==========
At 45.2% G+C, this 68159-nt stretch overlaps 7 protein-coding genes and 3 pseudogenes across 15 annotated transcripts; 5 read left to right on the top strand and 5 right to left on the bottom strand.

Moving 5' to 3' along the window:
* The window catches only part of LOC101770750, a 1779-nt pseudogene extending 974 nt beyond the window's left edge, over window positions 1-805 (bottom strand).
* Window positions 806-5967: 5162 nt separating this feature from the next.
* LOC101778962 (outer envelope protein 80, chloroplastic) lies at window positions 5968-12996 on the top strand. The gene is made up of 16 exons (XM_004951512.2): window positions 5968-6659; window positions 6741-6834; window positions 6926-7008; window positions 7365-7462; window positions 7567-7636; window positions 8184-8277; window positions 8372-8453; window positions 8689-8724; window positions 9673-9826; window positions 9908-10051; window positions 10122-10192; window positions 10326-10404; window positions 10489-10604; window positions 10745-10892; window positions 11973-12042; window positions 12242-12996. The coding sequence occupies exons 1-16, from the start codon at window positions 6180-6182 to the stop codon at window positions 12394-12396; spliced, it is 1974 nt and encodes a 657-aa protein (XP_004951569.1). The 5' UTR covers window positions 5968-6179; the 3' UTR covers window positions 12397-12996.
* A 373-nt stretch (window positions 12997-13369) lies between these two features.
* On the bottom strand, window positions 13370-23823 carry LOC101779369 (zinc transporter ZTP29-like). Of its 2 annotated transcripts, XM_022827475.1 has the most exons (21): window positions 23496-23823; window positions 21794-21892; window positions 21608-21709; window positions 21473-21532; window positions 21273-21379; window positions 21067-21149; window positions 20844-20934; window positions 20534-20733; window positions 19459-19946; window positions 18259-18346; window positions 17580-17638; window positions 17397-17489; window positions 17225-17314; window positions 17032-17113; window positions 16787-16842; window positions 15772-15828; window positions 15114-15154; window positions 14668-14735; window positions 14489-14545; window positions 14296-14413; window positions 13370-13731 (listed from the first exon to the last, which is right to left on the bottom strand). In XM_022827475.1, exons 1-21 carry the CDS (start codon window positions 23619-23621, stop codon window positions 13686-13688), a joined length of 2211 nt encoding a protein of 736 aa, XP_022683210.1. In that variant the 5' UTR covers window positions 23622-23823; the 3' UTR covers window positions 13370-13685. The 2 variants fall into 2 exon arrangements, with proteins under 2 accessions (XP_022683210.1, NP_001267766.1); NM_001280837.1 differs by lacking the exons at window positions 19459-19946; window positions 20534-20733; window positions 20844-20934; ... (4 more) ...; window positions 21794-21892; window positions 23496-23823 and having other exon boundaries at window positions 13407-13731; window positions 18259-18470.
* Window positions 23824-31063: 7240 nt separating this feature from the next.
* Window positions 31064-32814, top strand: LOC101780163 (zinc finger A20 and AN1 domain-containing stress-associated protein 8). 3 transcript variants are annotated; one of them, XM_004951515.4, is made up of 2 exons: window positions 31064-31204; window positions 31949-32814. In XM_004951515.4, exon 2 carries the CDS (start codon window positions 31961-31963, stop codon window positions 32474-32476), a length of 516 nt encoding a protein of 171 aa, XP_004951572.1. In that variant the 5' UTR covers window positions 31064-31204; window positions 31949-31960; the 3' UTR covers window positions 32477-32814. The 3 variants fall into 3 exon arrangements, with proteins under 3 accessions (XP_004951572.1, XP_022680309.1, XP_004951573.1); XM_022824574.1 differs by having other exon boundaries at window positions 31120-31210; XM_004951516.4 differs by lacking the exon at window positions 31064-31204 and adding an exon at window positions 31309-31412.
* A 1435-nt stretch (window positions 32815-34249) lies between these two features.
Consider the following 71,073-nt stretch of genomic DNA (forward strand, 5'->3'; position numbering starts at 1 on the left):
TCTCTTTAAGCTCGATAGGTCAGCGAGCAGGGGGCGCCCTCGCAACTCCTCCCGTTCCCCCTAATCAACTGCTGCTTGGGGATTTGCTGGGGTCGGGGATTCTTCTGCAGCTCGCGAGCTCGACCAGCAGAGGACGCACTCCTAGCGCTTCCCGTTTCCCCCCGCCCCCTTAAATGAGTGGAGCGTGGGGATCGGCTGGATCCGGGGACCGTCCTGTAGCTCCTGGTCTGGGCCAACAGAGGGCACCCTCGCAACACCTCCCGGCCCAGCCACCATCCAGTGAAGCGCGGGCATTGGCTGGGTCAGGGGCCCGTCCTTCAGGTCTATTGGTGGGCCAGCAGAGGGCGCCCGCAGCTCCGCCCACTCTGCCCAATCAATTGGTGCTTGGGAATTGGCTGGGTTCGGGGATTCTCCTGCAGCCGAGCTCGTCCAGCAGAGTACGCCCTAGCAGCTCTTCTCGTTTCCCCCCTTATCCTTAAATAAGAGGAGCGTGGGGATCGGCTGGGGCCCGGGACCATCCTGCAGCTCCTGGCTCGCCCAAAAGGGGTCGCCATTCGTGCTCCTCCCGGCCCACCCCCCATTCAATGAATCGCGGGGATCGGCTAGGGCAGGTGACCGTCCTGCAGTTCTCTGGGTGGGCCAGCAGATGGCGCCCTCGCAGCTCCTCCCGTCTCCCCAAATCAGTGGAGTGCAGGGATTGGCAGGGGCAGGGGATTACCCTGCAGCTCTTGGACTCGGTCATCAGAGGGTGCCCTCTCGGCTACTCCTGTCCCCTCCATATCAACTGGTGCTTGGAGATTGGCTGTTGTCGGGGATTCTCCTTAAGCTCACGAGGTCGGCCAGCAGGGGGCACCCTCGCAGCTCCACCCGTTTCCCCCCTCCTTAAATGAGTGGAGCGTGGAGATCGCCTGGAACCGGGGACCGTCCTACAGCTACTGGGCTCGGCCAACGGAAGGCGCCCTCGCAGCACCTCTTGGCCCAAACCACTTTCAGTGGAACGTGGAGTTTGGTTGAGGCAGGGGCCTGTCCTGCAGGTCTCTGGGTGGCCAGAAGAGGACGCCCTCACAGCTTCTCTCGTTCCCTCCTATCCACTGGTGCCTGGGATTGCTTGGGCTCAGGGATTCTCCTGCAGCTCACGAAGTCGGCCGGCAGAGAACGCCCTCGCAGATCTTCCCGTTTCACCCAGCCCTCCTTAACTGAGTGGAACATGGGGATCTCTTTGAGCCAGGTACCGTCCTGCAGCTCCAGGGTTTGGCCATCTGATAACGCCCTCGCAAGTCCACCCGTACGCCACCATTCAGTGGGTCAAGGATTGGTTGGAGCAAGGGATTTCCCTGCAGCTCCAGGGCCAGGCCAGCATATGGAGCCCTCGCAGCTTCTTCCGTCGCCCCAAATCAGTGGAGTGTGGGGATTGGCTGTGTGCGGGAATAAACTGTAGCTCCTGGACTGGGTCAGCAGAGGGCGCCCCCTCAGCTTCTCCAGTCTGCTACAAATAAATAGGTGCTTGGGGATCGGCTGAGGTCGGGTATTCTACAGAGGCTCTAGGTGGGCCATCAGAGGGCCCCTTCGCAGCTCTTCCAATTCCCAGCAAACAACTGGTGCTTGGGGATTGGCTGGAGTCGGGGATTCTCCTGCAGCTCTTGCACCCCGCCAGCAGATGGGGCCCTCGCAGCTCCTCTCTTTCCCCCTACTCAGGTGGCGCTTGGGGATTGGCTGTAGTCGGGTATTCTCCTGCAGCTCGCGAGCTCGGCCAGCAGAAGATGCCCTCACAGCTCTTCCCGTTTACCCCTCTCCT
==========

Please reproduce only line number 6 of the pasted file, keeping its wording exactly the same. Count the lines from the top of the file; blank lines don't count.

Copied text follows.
* A 373-nt stretch (window positions 12997-13369) lies between these two features.